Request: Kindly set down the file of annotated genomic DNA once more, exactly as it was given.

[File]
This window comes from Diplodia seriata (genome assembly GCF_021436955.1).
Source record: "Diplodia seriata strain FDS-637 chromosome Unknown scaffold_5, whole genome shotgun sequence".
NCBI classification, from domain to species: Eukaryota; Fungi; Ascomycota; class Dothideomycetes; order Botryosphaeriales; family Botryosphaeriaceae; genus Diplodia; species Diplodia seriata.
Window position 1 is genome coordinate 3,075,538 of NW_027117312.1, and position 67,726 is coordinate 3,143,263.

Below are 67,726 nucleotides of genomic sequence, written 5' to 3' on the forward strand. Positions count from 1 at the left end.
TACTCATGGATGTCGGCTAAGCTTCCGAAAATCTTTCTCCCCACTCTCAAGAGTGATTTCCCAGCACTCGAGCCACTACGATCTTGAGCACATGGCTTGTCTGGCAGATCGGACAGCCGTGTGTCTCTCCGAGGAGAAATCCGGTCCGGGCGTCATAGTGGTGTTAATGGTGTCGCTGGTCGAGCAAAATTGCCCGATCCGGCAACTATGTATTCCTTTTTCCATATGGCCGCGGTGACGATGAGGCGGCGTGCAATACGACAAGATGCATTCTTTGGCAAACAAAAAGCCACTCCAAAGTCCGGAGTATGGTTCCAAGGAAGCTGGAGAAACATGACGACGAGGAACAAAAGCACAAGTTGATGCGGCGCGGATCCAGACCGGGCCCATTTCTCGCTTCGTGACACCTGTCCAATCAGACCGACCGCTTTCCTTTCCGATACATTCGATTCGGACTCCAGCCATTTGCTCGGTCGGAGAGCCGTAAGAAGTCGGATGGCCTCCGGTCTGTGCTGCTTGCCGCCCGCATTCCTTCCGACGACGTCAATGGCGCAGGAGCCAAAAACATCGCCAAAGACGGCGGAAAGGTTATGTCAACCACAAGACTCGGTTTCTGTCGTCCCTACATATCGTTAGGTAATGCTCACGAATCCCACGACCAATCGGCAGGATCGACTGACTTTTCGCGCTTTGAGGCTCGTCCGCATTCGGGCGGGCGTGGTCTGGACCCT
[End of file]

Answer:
This window comes from Diplodia seriata (genome assembly GCF_021436955.1).
Source record: "Diplodia seriata strain FDS-637 chromosome Unknown scaffold_5, whole genome shotgun sequence".
NCBI classification, from domain to species: Eukaryota; Fungi; Ascomycota; class Dothideomycetes; order Botryosphaeriales; family Botryosphaeriaceae; genus Diplodia; species Diplodia seriata.
Window position 1 is genome coordinate 3,075,538 of NW_027117312.1, and position 67,726 is coordinate 3,143,263.

Below are 67,726 nucleotides of genomic sequence, written 5' to 3' on the forward strand. Positions count from 1 at the left end.
TACTCATGGATGTCGGCTAAGCTTCCGAAAATCTTTCTCCCCACTCTCAAGAGTGATTTCCCAGCACTCGAGCCACTACGATCTTGAGCACATGGCTTGTCTGGCAGATCGGACAGCCGTGTGTCTCTCCGAGGAGAAATCCGGTCCGGGCGTCATAGTGGTGTTAATGGTGTCGCTGGTCGAGCAAAATTGCCCGATCCGGCAACTATGTATTCCTTTTTCCATATGGCCGCGGTGACGATGAGGCGGCGTGCAATACGACAAGATGCATTCTTTGGCAAACAAAAAGCCACTCCAAAGTCCGGAGTATGGTTCCAAGGAAGCTGGAGAAACATGACGACGAGGAACAAAAGCACAAGTTGATGCGGCGCGGATCCAGACCGGGCCCATTTCTCGCTTCGTGACACCTGTCCAATCAGACCGACCGCTTTCCTTTCCGATACATTCGATTCGGACTCCAGCCATTTGCTCGGTCGGAGAGCCGTAAGAAGTCGGATGGCCTCCGGTCTGTGCTGCTTGCCGCCCGCATTCCTTCCGACGACGTCAATGGCGCAGGAGCCAAAAACATCGCCAAAGACGGCGGAAAGGTTATGTCAACCACAAGACTCGGTTTCTGTCGTCCCTACATATCGTTAGGTAATGCTCACGAATCCCACGACCAATCGGCAGGATCGACTGACTTTTCGCGCTTTGAGGCTCGTCCGCATTCGGGCGGGCGTGGTCTGGACCCT